CNAS hosted a public, on-the-record
book launch discussion with:
Dr. Andrew S. Erickson
Associate Professor, Strategic Research Department
U.S. Naval War College
Prof. Dennis M. Gormley
Senior Lecturer, Graduate School of
International and Public Affairs
University of Pittsburgh
Dr. Phillip C. Saunders
Director, Center for Study of Chinese Military Affairs
Institute for National Strategic Studies, National Defense University
Dr. Erickson and Mr. Gormley discussed China’s growing cruise missile capability, a key element of Beijing’s rapid military modernization, which they describe exhaustively in a new book, co-authored with Jingdong Yuan: A Low-Visibility Force Multiplier: China’s Cruise Missile Ambitions, the first comprehensive open source study on Chinese cruise missiles.
China’s military modernization is focused on building modern ground, naval, air, and missile forces capable of fighting and winning local wars under informationized conditions. A key element of the PLA’s investment in antiaccess/area-denial (A2/AD) capabilities is the development and deployment of large numbers of highly accurate antiship cruise missiles (ASCMs) and land-attack cruise missiles (LACMs) on a range of ground, air, and naval platforms. China’s growing arsenal of cruise missiles and the delivery platforms and C4ISR systems necessary to employ them pose new defense and nonproliferation challenges for the United States and its regional partners. This study surveys People’s Republic of China (PRC) ASCM and LACM programs and their implications for broader PLA capabilities, especially in a Taiwan scenario. Dr. Erickson and Mr. Gormley will open with remarks on these trends, their future trajectories, and implications for U.S. military strategy and operations in the Western Pacific. We will then move to an open discussion of the issues at hand.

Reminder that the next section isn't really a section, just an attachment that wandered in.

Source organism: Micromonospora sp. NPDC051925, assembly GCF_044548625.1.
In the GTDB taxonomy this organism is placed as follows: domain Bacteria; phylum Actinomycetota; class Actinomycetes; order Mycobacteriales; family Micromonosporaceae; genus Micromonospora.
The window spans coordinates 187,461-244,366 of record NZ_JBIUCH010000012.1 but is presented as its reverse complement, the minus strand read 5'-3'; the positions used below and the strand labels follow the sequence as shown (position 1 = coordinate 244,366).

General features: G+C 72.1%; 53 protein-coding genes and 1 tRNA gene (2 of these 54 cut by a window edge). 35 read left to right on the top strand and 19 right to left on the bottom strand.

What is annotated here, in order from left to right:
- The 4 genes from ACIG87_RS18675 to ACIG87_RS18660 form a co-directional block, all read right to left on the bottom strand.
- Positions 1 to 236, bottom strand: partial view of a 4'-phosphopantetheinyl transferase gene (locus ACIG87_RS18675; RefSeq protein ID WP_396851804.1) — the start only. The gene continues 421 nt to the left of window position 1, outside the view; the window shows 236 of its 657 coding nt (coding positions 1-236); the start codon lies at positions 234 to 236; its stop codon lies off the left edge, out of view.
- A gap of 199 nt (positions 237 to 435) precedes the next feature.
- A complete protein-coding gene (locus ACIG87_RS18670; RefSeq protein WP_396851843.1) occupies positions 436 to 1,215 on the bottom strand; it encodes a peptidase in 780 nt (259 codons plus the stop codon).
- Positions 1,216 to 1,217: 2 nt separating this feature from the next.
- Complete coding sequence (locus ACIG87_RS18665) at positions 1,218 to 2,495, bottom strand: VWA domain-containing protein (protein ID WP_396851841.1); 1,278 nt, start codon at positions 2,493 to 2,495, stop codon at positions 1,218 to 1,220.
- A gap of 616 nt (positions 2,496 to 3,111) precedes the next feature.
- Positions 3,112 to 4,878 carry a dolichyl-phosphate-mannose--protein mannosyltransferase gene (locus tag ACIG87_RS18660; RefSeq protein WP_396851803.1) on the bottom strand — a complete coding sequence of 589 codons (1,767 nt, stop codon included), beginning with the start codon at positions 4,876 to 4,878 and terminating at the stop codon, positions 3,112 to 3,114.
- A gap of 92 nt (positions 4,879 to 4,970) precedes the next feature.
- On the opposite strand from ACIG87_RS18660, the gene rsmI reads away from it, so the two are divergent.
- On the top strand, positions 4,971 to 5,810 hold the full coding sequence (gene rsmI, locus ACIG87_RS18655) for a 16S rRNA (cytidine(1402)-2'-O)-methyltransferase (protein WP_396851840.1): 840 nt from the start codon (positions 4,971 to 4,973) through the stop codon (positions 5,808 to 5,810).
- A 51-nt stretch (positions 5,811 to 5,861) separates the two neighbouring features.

Note: The views presented in this book are those of the authors alone, and do not represent the policies or estimates of the United States Navy, the Department of Defense, or any other entity of the United States government.
Copies of the book were distributed free of charge. The book can also be found here.